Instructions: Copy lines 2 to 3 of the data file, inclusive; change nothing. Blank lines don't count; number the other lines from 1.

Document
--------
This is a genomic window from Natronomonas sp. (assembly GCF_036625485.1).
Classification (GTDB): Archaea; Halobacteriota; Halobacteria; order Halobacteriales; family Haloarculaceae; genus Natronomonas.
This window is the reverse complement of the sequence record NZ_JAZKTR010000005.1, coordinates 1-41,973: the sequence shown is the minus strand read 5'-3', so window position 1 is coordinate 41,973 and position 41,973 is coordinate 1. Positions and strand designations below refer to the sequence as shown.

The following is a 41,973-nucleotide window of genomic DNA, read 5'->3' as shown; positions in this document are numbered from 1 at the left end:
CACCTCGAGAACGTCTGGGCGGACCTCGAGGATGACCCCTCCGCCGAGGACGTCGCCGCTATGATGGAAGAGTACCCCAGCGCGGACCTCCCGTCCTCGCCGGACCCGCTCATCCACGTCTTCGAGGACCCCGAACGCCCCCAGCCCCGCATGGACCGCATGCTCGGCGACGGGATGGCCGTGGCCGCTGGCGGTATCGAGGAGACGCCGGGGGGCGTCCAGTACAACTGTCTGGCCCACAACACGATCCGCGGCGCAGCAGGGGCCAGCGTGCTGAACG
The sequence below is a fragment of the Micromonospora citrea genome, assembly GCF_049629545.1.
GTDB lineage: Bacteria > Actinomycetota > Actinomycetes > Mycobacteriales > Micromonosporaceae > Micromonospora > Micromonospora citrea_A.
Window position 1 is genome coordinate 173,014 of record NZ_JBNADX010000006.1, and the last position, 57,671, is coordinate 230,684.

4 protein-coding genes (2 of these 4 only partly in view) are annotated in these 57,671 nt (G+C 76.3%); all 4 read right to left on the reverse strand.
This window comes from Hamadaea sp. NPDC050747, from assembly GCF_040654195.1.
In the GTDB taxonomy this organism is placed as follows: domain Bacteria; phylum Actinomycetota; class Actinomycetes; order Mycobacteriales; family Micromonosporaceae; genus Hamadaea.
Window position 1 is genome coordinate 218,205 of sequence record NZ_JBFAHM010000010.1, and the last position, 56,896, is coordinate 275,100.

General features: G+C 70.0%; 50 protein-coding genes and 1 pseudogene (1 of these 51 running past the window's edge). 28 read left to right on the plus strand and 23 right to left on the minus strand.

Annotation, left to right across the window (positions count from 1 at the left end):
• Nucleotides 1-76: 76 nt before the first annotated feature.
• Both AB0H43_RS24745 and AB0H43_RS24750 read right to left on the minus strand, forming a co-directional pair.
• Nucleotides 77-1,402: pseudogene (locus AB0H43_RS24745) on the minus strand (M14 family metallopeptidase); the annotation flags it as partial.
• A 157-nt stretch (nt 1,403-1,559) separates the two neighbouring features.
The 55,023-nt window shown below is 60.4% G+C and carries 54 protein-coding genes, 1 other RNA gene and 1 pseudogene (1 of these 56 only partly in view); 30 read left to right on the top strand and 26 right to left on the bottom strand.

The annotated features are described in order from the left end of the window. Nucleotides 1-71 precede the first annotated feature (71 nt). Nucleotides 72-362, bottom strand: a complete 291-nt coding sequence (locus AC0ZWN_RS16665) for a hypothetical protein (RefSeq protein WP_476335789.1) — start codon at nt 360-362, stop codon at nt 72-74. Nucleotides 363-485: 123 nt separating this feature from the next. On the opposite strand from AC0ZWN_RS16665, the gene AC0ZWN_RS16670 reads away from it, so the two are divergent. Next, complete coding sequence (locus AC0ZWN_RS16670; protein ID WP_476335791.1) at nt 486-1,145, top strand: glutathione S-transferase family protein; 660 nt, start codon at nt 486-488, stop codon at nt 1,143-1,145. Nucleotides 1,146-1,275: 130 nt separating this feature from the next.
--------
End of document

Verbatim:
Classification (GTDB): Archaea; Halobacteriota; Halobacteria; order Halobacteriales; family Haloarculaceae; genus Natronomonas.
This window is the reverse complement of the sequence record NZ_JAZKTR010000005.1, coordinates 1-41,973: the sequence shown is the minus strand read 5'-3', so window position 1 is coordinate 41,973 and position 41,973 is coordinate 1. Positions and strand designations below refer to the sequence as shown.